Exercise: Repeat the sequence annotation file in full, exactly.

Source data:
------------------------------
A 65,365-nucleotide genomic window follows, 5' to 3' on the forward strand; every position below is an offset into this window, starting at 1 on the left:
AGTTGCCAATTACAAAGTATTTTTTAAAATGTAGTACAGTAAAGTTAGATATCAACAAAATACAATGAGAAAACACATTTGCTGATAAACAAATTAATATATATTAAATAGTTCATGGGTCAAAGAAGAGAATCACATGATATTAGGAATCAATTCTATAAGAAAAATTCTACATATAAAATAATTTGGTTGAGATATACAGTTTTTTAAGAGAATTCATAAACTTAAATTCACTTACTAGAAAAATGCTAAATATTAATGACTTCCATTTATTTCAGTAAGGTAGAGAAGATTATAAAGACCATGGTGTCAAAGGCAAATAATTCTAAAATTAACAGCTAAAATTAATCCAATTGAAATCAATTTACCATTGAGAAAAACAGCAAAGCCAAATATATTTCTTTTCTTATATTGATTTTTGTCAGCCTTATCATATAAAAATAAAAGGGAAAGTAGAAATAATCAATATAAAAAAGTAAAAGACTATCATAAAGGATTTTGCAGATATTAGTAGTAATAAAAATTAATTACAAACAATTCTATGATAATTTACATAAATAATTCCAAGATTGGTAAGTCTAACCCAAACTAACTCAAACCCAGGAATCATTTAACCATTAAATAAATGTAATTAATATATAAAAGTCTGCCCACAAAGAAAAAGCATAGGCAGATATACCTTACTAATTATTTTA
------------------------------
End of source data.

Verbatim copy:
A 65,365-nucleotide genomic window follows, 5' to 3' on the forward strand; every position below is an offset into this window, starting at 1 on the left:
AGTTGCCAATTACAAAGTATTTTTTAAAATGTAGTACAGTAAAGTTAGATATCAACAAAATACAATGAGAAAACACATTTGCTGATAAACAAATTAATATATATTAAATAGTTCATGGGTCAAAGAAGAGAATCACATGATATTAGGAATCAATTCTATAAGAAAAATTCTACATATAAAATAATTTGGTTGAGATATACAGTTTTTTAAGAGAATTCATAAACTTAAATTCACTTACTAGAAAAATGCTAAATATTAATGACTTCCATTTATTTCAGTAAGGTAGAGAAGATTATAAAGACCATGGTGTCAAAGGCAAATAATTCTAAAATTAACAGCTAAAATTAATCCAATTGAAATCAATTTACCATTGAGAAAAACAGCAAAGCCAAATATATTTCTTTTCTTATATTGATTTTTGTCAGCCTTATCATATAAAAATAAAAGGGAAAGTAGAAATAATCAATATAAAAAAGTAAAAGACTATCATAAAGGATTTTGCAGATATTAGTAGTAATAAAAATTAATTACAAACAATTCTATGATAATTTACATAAATAATTCCAAGATTGGTAAGTCTAACCCAAACTAACTCAAACCCAGGAATCATTTAACCATTAAATAAATGTAATTAATATATAAAAGTCTGCCCACAAAGAAAAAGCATAGGCAGATATACCTTACTAATTATTTTA